dry macular degeneration

Macular degeneration is a progressive aging change to the retina where the retina seems to “wear out” and atrophy with time.  Most people have “dry” degeneration, where the retina atrophies very slowly over many years. Gradual loss of central vision causes people to complain of difficult time reading small letters or seeing distant road signs. About 10-15% of people with dry degeneration will go on to develop “wet” degeneration. Wet macular degeneration occurs when blood vessels under the retina actually start to leak blood and serum, leading to rapid and severe vision loss.  Even though dry degeneration can cause significant vision loss given enough time, it is considered the safer type of macular degeneration as its progression is very slow.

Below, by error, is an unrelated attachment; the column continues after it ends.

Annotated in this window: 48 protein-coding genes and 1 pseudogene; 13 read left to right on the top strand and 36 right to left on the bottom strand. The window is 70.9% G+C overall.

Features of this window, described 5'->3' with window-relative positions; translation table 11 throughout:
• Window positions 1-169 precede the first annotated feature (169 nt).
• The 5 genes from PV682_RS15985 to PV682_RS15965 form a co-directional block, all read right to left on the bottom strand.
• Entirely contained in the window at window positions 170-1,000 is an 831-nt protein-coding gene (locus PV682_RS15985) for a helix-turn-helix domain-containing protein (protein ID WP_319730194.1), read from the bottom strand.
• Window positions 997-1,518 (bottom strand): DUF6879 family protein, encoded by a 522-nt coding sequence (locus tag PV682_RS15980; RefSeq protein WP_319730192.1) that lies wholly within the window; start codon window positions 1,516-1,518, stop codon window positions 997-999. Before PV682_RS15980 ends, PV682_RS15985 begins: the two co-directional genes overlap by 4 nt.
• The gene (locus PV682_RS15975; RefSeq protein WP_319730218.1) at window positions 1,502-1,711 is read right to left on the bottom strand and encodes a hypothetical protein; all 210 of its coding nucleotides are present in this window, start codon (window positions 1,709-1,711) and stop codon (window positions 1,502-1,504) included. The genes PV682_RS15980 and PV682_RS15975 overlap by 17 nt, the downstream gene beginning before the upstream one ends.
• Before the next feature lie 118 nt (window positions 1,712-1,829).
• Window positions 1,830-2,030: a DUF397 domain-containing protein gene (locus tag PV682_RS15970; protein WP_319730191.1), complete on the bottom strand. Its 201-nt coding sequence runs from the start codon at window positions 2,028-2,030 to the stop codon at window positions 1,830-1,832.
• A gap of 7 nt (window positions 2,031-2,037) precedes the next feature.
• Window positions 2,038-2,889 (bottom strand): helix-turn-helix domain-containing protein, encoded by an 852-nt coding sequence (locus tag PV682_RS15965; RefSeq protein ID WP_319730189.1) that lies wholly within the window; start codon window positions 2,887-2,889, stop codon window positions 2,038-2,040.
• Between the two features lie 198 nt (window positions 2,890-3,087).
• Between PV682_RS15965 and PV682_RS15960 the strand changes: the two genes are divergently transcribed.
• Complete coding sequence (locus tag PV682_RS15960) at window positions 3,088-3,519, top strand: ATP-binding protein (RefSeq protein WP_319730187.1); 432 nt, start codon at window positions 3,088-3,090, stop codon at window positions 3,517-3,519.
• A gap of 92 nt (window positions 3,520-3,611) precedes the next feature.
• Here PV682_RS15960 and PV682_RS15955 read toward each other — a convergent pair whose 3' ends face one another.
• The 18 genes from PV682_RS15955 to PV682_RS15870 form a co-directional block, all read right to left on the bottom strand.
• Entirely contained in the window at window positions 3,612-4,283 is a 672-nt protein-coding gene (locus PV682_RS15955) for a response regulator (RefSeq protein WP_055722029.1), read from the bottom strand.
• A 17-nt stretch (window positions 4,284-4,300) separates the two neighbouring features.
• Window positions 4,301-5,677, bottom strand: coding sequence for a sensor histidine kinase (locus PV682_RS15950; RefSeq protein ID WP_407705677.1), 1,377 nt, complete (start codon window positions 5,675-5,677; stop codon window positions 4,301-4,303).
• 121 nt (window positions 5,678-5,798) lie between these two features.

Dr. Timothy Root is a practicing ophthalmologist and cataract surgeon in Daytona Beach, Florida. His books, video lectures, and training resources can be found at:


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